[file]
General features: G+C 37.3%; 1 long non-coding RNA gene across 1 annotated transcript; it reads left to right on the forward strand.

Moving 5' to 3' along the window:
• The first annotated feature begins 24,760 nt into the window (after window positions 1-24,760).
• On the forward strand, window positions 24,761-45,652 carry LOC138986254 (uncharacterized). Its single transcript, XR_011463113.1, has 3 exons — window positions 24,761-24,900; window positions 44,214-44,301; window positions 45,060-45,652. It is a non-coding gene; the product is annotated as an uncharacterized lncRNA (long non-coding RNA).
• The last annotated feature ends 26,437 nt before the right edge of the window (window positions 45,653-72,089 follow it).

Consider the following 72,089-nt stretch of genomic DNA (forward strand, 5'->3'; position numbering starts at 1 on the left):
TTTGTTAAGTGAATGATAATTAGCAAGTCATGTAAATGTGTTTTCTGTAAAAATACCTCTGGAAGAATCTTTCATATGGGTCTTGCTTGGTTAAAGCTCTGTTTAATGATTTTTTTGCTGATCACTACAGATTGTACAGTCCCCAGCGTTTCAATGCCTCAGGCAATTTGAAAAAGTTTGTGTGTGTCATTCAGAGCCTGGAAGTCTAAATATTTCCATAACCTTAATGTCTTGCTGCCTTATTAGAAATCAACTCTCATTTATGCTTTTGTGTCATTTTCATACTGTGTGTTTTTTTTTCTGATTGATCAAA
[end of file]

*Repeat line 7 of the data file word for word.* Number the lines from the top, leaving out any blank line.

TTTGTTAAGTGAATGATAATTAGCAAGTCATGTAAATGTGTTTTCTGTAAAAATACCTCTGGAAGAATCTTTCATATGGGTCTTGCTTGGTTAAAGCTCTGTTTAATGATTTTTTTGCTGATCACTACAGATTGTACAGTCCCCAGCGTTTCAATGCCTCAGGCAATTTGAAAAAGTTTGTGTGTGTCATTCAGAGCCTGGAAGTCTAAATATTTCCATAACCTTAATGTCTTGCTGCCTTATTAGAAATCAACTCTCATTTATGCTTTTGTGTCATTTTCATACTGTGTGTTTTTTTTTCTGATTGATCAAA